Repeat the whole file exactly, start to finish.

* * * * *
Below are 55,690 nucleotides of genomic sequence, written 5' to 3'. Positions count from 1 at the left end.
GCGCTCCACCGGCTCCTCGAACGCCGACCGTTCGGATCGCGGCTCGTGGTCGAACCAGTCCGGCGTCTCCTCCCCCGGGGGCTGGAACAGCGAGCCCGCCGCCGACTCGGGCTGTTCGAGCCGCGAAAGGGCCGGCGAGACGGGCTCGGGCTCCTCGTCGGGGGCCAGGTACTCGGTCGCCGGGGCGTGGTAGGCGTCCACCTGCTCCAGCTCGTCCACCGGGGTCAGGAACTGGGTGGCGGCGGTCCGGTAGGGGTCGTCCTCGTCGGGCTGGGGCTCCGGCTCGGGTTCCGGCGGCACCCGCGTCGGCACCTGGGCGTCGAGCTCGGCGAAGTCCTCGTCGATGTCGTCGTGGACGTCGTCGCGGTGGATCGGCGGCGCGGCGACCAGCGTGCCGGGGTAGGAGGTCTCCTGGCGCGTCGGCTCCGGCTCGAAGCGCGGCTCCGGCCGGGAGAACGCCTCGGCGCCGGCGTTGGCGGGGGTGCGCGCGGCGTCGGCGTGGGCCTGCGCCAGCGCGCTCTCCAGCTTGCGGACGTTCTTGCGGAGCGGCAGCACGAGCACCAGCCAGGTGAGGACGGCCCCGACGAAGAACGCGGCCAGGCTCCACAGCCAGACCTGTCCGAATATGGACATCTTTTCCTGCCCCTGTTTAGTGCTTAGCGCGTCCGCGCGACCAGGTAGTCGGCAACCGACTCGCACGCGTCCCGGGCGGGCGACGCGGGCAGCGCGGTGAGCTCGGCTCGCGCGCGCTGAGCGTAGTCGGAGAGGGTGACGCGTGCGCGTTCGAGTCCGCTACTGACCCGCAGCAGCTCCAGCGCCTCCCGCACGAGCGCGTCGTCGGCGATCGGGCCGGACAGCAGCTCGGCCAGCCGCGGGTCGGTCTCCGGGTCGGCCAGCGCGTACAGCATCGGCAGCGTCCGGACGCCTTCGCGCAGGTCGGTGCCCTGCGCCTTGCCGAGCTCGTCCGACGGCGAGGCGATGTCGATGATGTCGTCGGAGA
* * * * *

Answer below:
Below are 55,690 nucleotides of genomic sequence, written 5' to 3'. Positions count from 1 at the left end.
GCGCTCCACCGGCTCCTCGAACGCCGACCGTTCGGATCGCGGCTCGTGGTCGAACCAGTCCGGCGTCTCCTCCCCCGGGGGCTGGAACAGCGAGCCCGCCGCCGACTCGGGCTGTTCGAGCCGCGAAAGGGCCGGCGAGACGGGCTCGGGCTCCTCGTCGGGGGCCAGGTACTCGGTCGCCGGGGCGTGGTAGGCGTCCACCTGCTCCAGCTCGTCCACCGGGGTCAGGAACTGGGTGGCGGCGGTCCGGTAGGGGTCGTCCTCGTCGGGCTGGGGCTCCGGCTCGGGTTCCGGCGGCACCCGCGTCGGCACCTGGGCGTCGAGCTCGGCGAAGTCCTCGTCGATGTCGTCGTGGACGTCGTCGCGGTGGATCGGCGGCGCGGCGACCAGCGTGCCGGGGTAGGAGGTCTCCTGGCGCGTCGGCTCCGGCTCGAAGCGCGGCTCCGGCCGGGAGAACGCCTCGGCGCCGGCGTTGGCGGGGGTGCGCGCGGCGTCGGCGTGGGCCTGCGCCAGCGCGCTCTCCAGCTTGCGGACGTTCTTGCGGAGCGGCAGCACGAGCACCAGCCAGGTGAGGACGGCCCCGACGAAGAACGCGGCCAGGCTCCACAGCCAGACCTGTCCGAATATGGACATCTTTTCCTGCCCCTGTTTAGTGCTTAGCGCGTCCGCGCGACCAGGTAGTCGGCAACCGACTCGCACGCGTCCCGGGCGGGCGACGCGGGCAGCGCGGTGAGCTCGGCTCGCGCGCGCTGAGCGTAGTCGGAGAGGGTGACGCGTGCGCGTTCGAGTCCGCTACTGACCCGCAGCAGCTCCAGCGCCTCCCGCACGAGCGCGTCGTCGGCGATCGGGCCGGACAGCAGCTCGGCCAGCCGCGGGTCGGTCTCCGGGTCGGCCAGCGCGTACAGCATCGGCAGCGTCCGGACGCCTTCGCGCAGGTCGGTGCCCTGCGCCTTGCCGAGCTCGTCCGACGGCGAGGCGATGTCGATGATGTCGTCGGAGA